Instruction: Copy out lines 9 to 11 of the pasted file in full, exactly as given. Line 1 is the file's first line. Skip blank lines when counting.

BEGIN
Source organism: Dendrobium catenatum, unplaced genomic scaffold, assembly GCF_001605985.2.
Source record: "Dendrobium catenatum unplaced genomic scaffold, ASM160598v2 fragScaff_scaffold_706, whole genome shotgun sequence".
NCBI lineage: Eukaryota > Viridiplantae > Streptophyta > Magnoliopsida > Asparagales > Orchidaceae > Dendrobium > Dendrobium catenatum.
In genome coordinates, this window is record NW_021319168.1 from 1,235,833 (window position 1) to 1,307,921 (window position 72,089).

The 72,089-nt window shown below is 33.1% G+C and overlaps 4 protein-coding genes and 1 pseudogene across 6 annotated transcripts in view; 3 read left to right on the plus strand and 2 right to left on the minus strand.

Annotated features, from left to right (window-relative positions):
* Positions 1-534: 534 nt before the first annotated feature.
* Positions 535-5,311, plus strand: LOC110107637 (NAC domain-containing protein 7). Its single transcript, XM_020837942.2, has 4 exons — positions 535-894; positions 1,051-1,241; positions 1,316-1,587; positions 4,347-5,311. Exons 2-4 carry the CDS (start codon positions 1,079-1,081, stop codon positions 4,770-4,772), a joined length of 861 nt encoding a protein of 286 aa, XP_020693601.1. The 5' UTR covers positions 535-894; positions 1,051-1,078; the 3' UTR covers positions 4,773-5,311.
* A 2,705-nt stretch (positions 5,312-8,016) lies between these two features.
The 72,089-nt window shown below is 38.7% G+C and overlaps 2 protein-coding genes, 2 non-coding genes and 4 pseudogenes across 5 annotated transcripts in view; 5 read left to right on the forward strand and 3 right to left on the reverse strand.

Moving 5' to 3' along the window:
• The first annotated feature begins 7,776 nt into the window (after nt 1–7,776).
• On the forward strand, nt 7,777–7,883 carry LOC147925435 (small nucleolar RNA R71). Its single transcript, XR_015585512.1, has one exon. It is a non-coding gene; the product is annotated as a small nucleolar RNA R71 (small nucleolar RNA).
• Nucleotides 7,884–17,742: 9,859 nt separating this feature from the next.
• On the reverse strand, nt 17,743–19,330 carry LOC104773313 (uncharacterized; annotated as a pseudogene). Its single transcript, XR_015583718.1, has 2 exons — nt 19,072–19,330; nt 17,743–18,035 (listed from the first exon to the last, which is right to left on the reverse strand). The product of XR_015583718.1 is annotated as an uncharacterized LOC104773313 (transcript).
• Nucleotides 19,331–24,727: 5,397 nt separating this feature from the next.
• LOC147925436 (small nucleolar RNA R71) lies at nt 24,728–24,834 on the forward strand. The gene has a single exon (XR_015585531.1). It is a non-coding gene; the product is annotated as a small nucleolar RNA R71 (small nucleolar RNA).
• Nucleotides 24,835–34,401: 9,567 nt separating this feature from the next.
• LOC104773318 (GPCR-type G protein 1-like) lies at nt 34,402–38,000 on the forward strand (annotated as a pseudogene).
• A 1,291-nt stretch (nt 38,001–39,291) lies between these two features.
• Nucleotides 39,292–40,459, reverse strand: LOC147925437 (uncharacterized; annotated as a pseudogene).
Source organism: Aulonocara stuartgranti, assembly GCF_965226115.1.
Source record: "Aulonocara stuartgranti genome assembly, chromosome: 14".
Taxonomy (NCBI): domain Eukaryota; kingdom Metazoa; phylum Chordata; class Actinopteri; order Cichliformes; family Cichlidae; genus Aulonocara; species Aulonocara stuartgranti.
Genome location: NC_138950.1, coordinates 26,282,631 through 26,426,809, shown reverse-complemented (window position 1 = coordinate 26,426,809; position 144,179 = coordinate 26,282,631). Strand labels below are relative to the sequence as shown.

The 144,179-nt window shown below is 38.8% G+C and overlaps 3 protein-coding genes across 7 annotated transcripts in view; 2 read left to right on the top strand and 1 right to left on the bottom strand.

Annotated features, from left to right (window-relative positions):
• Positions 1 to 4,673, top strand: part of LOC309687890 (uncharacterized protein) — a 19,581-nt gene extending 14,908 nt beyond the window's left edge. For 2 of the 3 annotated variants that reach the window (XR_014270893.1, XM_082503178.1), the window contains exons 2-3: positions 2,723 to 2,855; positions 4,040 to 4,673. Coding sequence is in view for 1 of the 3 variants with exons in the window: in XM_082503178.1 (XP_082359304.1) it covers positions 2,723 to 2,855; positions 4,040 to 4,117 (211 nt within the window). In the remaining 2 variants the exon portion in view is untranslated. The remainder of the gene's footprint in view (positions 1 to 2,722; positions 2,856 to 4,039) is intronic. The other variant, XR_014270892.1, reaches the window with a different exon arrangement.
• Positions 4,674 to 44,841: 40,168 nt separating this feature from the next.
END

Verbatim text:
* A 2,705-nt stretch (positions 5,312-8,016) lies between these two features.
The 72,089-nt window shown below is 38.7% G+C and overlaps 2 protein-coding genes, 2 non-coding genes and 4 pseudogenes across 5 annotated transcripts in view; 5 read left to right on the forward strand and 3 right to left on the reverse strand.

Moving 5' to 3' along the window: